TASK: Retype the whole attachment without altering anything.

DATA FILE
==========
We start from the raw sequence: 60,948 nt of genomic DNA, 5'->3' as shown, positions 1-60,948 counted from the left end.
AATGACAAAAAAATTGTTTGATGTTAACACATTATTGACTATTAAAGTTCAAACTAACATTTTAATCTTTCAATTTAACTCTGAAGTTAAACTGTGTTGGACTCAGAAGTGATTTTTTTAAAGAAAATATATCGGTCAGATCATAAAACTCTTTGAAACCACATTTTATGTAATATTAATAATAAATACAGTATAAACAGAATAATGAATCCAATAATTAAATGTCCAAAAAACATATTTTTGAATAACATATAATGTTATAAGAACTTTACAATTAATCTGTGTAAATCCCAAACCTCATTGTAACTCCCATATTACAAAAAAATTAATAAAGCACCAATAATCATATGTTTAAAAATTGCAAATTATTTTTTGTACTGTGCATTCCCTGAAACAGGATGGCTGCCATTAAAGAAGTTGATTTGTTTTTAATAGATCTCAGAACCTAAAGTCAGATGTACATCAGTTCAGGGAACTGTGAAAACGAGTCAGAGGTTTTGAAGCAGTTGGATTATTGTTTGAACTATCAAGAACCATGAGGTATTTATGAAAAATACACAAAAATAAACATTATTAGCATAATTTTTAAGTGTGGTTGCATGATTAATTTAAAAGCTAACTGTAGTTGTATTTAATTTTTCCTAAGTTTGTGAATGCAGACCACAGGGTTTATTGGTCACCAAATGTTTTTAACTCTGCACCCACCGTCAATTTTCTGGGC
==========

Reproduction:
We start from the raw sequence: 60,948 nt of genomic DNA, 5'->3' as shown, positions 1-60,948 counted from the left end.
AATGACAAAAAAATTGTTTGATGTTAACACATTATTGACTATTAAAGTTCAAACTAACATTTTAATCTTTCAATTTAACTCTGAAGTTAAACTGTGTTGGACTCAGAAGTGATTTTTTTAAAGAAAATATATCGGTCAGATCATAAAACTCTTTGAAACCACATTTTATGTAATATTAATAATAAATACAGTATAAACAGAATAATGAATCCAATAATTAAATGTCCAAAAAACATATTTTTGAATAACATATAATGTTATAAGAACTTTACAATTAATCTGTGTAAATCCCAAACCTCATTGTAACTCCCATATTACAAAAAAATTAATAAAGCACCAATAATCATATGTTTAAAAATTGCAAATTATTTTTTGTACTGTGCATTCCCTGAAACAGGATGGCTGCCATTAAAGAAGTTGATTTGTTTTTAATAGATCTCAGAACCTAAAGTCAGATGTACATCAGTTCAGGGAACTGTGAAAACGAGTCAGAGGTTTTGAAGCAGTTGGATTATTGTTTGAACTATCAAGAACCATGAGGTATTTATGAAAAATACACAAAAATAAACATTATTAGCATAATTTTTAAGTGTGGTTGCATGATTAATTTAAAAGCTAACTGTAGTTGTATTTAATTTTTCCTAAGTTTGTGAATGCAGACCACAGGGTTTATTGGTCACCAAATGTTTTTAACTCTGCACCCACCGTCAATTTTCTGGGC